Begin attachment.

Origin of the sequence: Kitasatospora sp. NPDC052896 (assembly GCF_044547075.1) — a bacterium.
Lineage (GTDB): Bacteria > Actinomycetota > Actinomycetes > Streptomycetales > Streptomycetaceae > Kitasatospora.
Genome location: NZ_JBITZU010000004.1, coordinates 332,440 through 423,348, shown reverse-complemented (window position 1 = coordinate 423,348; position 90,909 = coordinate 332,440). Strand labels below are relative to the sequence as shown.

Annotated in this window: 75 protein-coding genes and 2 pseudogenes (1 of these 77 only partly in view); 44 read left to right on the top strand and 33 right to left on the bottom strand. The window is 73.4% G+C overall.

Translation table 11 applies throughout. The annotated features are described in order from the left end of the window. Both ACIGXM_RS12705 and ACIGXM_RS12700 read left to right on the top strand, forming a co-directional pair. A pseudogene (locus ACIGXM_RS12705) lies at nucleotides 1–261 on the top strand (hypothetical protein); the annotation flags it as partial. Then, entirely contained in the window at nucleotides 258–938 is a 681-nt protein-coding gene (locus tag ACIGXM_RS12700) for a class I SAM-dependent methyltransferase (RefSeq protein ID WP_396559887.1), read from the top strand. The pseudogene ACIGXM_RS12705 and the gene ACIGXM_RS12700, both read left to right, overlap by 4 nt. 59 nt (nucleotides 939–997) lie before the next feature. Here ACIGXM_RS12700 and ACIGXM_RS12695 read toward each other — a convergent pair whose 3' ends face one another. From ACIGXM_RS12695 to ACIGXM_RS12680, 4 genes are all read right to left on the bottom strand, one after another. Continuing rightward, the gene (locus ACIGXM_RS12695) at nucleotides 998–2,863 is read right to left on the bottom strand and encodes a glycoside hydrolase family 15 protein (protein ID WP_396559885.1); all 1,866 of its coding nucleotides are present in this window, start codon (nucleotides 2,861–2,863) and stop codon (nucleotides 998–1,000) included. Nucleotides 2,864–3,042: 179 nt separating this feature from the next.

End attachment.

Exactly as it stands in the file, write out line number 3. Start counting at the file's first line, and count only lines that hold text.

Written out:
Genome location: NZ_JBITZU010000004.1, coordinates 332,440 through 423,348, shown reverse-complemented (window position 1 = coordinate 423,348; position 90,909 = coordinate 332,440). Strand labels below are relative to the sequence as shown.